Although Madeleine Thien has expressed this idea in several interviews, the “Canadian Notes and Queries” piece, an interview conducted by Brad de Roo, is particularly striking.
“Bach’s Goldberg Variations was key. It taught me a great deal about counterpoint and structure and ambiguity and range. And Glenn Gould’s recordings of this music taught me about expression, time, desire.”
Madeleine Thien interviewed by Brad de Roo
Asked whether a novel is like a conversation, she replies: “Not every novel will work for every person, of course, but sometimes there’s a real chemistry. As a reader, I often feel I’m meeting another mind, and it’s exciting.”
Here are some of the points where the novel met my reader’s mind most memorably. On the question of music and silence.
“It was a time of chaos, of bombs and floods, when love songs streamed from the radios and wept down the streets. Music sustained weddings, births, rituals, work, marching, boredom, confrontation and death; music and stories, even in times like these, were a refuge, a passport, everywhere.”
“Was this what music was, was it time itself containing fractions of seconds, minutes, hours, and all the ages, all the generations? What was chronology and how did she fit into it? How had her father and mother escaped from time, and how could they ever come back?”
“She said, “The only life that matters is in your mind. The only truth is the one that lives invisibly, that waits even after you close the book. Silence, too, is a kind of music. Silence will last.” In the west, in the dry wind of the Gansu Desert, Big Mother and Swirl had finally recovered Wen the Dreamer. He stared at the illusion before him and wept.”
“In jianpu notation, zero indicated a caesura, a pause or rest of indeterminate length. Did time that went uncounted, unrecorded, still qualify as time? If zero was both everything and nothing, did an empty life have exactly the same weight as a full life?”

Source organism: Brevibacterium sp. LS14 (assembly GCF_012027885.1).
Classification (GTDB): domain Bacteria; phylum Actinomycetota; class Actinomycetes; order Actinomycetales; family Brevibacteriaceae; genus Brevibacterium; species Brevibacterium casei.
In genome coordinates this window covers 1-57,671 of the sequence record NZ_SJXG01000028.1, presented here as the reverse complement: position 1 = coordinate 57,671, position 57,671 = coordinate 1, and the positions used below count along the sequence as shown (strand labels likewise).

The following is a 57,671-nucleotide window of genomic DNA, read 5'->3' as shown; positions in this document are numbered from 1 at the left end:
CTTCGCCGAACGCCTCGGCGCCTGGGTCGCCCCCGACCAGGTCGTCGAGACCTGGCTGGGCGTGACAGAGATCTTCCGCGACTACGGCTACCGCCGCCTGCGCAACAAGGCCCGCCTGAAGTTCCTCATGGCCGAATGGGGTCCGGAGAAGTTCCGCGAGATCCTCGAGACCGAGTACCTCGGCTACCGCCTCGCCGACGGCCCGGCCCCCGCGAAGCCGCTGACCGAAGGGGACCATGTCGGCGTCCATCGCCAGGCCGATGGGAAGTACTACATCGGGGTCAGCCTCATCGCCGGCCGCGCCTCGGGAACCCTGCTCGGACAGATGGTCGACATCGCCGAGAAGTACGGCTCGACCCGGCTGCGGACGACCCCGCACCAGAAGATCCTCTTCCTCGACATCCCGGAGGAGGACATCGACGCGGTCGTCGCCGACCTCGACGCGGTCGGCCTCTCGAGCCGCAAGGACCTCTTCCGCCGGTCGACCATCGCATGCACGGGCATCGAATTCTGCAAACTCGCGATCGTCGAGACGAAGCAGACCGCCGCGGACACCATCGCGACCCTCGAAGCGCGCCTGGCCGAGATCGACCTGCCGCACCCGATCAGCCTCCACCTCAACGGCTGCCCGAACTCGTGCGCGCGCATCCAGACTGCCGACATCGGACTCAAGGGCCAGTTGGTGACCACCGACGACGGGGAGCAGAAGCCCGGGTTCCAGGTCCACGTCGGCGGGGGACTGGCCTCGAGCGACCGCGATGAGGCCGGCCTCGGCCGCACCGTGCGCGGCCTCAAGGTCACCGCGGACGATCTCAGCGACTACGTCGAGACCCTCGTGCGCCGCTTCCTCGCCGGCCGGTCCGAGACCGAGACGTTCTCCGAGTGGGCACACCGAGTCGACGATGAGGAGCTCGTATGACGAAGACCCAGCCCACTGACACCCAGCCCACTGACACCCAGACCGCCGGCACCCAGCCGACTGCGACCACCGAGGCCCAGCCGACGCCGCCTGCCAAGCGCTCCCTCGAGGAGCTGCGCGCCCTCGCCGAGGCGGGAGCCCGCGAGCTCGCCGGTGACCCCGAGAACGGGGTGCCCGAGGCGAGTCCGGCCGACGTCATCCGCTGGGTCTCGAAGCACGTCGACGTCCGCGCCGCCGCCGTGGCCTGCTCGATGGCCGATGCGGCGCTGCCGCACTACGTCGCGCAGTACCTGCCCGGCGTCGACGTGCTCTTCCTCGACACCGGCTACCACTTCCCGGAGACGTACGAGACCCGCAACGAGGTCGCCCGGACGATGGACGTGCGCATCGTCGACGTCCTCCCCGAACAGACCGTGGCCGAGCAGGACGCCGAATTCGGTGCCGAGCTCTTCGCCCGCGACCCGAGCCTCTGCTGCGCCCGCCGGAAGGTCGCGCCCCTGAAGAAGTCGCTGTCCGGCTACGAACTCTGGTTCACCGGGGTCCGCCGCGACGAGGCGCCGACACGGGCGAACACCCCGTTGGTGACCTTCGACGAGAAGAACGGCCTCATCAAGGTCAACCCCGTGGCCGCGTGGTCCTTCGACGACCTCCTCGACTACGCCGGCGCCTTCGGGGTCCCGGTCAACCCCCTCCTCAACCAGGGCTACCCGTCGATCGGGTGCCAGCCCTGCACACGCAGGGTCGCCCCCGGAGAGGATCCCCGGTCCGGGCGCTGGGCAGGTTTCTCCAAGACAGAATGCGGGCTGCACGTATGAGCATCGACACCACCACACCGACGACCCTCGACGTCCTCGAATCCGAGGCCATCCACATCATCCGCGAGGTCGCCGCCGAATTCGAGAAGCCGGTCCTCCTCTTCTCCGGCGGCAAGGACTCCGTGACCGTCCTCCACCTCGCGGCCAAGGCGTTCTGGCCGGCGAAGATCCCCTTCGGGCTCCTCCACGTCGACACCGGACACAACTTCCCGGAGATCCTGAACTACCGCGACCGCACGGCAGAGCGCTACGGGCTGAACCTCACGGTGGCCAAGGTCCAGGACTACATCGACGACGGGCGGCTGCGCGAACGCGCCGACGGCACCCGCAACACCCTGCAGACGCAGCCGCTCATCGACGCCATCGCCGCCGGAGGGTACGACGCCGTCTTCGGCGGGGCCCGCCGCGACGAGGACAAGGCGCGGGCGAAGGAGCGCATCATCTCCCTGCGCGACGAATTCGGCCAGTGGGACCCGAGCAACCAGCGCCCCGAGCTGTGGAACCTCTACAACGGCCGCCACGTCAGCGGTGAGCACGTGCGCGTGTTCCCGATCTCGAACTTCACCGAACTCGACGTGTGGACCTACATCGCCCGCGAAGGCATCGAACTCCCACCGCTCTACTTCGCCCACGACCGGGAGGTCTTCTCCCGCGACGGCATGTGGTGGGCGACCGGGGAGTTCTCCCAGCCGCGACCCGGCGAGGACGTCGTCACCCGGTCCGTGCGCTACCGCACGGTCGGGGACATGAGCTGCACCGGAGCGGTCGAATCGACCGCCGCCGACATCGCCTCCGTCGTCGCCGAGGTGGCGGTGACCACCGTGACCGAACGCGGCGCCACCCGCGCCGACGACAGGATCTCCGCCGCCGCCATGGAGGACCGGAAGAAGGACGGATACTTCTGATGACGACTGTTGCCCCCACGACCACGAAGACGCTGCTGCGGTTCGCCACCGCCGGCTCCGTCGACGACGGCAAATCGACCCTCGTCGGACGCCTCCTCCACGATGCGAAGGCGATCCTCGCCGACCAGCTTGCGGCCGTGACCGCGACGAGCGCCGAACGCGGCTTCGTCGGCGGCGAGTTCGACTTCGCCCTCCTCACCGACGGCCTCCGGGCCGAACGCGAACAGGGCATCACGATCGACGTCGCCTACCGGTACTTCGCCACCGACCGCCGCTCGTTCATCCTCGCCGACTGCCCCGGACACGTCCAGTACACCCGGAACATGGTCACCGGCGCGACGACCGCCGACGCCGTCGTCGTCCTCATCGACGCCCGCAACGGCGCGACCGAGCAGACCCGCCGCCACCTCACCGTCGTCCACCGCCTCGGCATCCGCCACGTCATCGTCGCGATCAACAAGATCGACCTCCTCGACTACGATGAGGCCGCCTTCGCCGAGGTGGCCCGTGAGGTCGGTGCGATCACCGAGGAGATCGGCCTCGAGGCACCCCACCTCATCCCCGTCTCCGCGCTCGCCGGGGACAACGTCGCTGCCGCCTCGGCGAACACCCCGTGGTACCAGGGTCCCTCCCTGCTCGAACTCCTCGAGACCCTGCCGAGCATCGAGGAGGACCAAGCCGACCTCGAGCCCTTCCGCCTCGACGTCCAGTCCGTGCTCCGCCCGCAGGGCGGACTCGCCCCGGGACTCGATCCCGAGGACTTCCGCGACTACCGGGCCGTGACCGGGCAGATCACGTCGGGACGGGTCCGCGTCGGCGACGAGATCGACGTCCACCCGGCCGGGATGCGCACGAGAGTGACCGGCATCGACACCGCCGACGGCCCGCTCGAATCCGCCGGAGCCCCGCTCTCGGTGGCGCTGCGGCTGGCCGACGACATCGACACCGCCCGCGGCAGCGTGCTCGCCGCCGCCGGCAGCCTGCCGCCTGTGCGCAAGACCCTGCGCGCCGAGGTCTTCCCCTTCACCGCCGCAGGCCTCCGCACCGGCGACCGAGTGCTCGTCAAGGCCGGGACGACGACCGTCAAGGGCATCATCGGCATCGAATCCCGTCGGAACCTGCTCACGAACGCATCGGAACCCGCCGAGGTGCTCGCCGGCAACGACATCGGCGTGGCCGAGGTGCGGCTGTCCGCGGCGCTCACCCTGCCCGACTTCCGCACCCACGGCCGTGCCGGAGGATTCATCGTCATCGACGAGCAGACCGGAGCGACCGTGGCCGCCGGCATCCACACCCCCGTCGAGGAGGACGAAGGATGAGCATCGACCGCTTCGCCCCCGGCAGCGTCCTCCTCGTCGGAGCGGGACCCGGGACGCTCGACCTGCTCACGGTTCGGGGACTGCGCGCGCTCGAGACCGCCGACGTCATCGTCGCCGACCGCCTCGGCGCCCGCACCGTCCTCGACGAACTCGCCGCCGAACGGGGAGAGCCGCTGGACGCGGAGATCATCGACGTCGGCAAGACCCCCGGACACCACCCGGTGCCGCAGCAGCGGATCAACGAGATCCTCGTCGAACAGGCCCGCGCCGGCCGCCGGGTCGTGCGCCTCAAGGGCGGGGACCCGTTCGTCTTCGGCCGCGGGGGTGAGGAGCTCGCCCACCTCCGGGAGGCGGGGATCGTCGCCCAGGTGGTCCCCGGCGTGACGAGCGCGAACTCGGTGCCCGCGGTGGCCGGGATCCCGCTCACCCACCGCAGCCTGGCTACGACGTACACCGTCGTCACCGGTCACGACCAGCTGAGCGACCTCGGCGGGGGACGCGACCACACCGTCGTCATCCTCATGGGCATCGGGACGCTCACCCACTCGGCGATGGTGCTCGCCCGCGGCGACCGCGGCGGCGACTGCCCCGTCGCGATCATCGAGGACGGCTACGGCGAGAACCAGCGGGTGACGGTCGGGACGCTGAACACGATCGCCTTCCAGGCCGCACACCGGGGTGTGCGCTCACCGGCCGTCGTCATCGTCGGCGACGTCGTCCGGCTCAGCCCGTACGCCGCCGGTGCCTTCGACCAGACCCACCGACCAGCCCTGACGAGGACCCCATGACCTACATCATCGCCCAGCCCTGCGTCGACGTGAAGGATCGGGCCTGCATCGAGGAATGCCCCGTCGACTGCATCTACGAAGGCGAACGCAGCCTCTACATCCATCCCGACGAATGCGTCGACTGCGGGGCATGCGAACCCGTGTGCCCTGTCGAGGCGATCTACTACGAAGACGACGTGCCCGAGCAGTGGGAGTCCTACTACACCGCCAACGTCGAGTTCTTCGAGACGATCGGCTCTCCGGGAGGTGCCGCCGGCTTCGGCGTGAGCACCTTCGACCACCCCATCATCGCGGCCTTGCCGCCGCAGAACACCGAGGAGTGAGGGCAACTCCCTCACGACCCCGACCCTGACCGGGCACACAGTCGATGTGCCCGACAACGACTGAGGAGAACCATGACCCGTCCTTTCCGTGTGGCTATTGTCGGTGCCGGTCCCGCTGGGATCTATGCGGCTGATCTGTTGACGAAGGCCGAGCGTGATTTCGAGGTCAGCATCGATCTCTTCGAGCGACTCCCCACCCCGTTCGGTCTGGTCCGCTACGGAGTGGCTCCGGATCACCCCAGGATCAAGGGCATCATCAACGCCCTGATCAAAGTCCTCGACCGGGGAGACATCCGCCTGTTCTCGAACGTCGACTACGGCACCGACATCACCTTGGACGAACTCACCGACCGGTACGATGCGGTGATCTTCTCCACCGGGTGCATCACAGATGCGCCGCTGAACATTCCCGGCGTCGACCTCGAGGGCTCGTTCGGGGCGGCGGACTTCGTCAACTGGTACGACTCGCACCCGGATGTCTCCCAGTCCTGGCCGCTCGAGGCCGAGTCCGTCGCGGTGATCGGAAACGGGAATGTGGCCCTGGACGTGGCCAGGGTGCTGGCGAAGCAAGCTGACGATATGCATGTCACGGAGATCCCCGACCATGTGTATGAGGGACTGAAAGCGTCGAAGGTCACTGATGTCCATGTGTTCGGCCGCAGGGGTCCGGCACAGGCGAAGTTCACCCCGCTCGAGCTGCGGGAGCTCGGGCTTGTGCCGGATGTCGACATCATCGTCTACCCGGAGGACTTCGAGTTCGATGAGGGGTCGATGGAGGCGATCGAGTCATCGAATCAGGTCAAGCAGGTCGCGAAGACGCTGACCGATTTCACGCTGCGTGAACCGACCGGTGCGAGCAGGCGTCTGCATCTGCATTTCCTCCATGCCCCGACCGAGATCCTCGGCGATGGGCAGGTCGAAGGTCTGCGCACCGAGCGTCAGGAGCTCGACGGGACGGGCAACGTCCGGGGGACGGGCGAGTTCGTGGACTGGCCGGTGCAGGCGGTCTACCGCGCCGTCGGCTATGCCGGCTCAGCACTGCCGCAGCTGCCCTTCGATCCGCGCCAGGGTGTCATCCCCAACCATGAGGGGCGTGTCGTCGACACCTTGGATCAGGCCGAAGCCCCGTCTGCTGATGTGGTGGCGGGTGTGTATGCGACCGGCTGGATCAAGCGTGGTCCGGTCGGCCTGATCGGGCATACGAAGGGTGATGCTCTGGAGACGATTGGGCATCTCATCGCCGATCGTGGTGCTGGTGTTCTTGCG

“Paper flowers jumbled over the ground, paper carnations grew from the trees, though some had fallen and been mashed by the everlasting stream of bicycles. He heard their tinkling bells and also a music in his head, shaken loose, the Twelfth Goldberg Variation, two voices engaged in a slightly out-of-breath canon, like a knot that never got tied. He could still write music. The thought jolted him.”
“He had lived only half a life. Without intending to, he had silenced Zhuli. He remembered how much of himself he had poured into that Symphony No. 3. He could have left the papers in the trusses of the roof, he could have hidden them with the Book of Records. Why had he not done so? Why had he destroyed them with his own hands?”
“If Gould had been prevented from playing the piano for twenty years, what other form might his music have taken?”
“Many lives and many selves might exist, but that doesn’t render each variation false. I don’t believe so. If he were still alive, that is what I would tell him.”
“Noise from the ongoing demonstrations filled the room. Radio Beijing didn’t broadcast music anymore, instead the loudspeakers kept repeating the fact of martial law. He regretted all the radios he had ever built.”
“He wanted to find some way to cut all the wires, to hush all the voices, to broadcast stillness, quiet, on this city that was coming unmoored.”